#4. Category Confusion: Are You a Product or a Solution?
Another common pitfall is category confusion among products and solutions. Generally speaking, products are goods and services, while solutions solve specific business problems, but a “solution” is in the eye of the beholder. This can be tricky to negotiate in an M&A scenario, given that a product company acquired by a platform or solutions company is now part of a larger offering. The trick is to protect the value of the asset while positioning it in the context of the greater set of customer problems it solves.
Conflating terms, or using them loosely, creates additional friction for buyers, simply because they have to jump through multiple hoops to understand what it is they’re buying, whether it’s what they actually need, what the alternatives are, what kind of pricing model to expect, how to recognize revenue from it and how to measure its value over time.
#5. Traveling Without a (Road) Map
Perhaps the most universal source of confusion is the lack of a clear naming vision or roadmap to guide strategic decisions. This can have a massive impact on product roadmap and investment decisions, marketing priorities, and internal dynamics around stakeholder alignment. Sometimes this happens because the organization focuses on technology development and engineering roadmaps but doesn’t extend that work to how it is presented to customers. Sometimes it’s because there’s a lot of energy around product names, and different stakeholders with different audiences and agendas battle it out in a conference room until there is a compromise.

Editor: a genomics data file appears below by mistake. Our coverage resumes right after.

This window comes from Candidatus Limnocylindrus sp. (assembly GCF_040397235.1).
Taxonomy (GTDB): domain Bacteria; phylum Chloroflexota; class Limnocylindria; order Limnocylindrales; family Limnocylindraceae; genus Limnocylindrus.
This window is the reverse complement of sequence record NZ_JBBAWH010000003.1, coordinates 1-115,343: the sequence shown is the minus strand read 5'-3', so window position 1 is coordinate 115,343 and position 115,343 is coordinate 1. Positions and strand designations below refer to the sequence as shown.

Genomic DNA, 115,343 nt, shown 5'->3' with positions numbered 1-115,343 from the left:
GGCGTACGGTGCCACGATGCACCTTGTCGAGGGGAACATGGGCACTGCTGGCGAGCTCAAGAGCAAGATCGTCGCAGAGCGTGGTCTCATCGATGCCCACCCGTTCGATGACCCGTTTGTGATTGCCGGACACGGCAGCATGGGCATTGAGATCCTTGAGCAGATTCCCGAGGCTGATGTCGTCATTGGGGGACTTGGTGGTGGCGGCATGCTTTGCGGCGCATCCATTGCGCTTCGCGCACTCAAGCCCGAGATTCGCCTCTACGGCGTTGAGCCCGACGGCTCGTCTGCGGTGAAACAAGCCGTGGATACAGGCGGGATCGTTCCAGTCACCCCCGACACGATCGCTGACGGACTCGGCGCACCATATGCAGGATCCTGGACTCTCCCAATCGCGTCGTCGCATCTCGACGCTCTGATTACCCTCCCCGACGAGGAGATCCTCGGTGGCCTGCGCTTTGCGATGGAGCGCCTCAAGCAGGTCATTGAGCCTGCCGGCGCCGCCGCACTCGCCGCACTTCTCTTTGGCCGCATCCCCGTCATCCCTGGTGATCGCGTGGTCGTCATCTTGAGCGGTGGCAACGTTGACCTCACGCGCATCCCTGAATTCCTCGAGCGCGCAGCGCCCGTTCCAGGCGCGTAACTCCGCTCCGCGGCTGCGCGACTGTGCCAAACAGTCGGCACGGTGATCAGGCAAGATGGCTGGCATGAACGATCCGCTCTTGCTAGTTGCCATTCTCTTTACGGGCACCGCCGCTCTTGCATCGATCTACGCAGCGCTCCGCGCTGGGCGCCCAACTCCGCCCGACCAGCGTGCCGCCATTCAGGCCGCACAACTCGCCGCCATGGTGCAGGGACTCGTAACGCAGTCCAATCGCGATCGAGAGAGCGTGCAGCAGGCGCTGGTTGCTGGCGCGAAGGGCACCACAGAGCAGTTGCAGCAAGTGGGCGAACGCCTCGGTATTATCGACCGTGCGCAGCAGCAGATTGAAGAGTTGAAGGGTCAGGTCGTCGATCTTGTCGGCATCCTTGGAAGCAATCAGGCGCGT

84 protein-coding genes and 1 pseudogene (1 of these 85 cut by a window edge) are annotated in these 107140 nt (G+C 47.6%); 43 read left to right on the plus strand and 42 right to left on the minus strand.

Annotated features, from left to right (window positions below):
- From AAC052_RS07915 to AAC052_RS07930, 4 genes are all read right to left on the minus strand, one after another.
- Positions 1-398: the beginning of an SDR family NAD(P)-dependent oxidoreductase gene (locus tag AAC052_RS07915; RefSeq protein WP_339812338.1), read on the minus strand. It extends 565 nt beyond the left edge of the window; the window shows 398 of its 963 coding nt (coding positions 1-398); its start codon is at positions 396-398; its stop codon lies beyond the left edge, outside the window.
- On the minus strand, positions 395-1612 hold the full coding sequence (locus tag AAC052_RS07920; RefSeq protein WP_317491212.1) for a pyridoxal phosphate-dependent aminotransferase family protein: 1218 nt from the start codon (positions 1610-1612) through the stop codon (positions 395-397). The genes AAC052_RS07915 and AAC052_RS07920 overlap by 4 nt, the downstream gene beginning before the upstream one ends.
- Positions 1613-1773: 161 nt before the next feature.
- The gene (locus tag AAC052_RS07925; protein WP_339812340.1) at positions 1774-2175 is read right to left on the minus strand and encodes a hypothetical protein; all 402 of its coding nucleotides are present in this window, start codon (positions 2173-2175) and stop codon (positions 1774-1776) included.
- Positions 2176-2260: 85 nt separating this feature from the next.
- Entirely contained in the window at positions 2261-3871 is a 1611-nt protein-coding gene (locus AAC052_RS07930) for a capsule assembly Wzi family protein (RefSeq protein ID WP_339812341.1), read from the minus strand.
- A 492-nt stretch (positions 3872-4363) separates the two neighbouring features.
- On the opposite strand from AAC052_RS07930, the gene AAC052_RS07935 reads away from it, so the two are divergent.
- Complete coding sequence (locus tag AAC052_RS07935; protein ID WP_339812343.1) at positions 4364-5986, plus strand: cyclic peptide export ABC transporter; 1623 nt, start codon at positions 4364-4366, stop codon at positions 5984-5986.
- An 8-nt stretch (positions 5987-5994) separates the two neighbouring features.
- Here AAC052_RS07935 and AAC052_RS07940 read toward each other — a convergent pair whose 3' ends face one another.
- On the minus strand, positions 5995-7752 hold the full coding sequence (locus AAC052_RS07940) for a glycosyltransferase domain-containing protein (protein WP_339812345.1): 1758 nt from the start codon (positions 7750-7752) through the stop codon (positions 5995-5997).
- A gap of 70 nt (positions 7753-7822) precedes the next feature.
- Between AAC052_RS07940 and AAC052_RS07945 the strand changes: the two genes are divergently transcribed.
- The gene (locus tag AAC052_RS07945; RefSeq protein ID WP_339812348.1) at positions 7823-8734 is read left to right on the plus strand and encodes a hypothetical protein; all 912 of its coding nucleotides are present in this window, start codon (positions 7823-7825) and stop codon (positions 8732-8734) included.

Now for the good news: none of this is inevitable.
Replacing Confusion With Clarity
Product naming architecture can be a powerful strategic advantage. It can help organizations align against a common set of objectives, unify disparate elements and reduce a great deal of the friction that delays or stalls customer decision-making. Here are three specific steps you can take:
- Develop an architecture strategy, including defining the number of brands that you need to serve the market and the relationship between them. This also includes defining not only what constitutes a product vs a solution, but also establishing a clear and compelling taxonomy that brings clarity to the portfolio.
- Update the brand strategy. This requires that you position the products and solutions according to the roles they play in the portfolio and support them through a portfolio-wide nomenclature system.
- Re-imagine experience and activation. This includes re-thinking the customer experience both during customer acquisition and in-product. This doesn’t only mean solving for user experience (UX) on the screen but addressing the larger customer experience (CX) as well: understanding needs and opportunities, framing potential solutions, co-design and planning, on-boarding, and ongoing service.
Most importantly, however, product naming architecture is a way to replace confusion with clarity and show customers and prospects—in words and in action—how much you value and are willing to earn their business.
If you’d like to learn more, or speak with one of our experts, please connect with us today.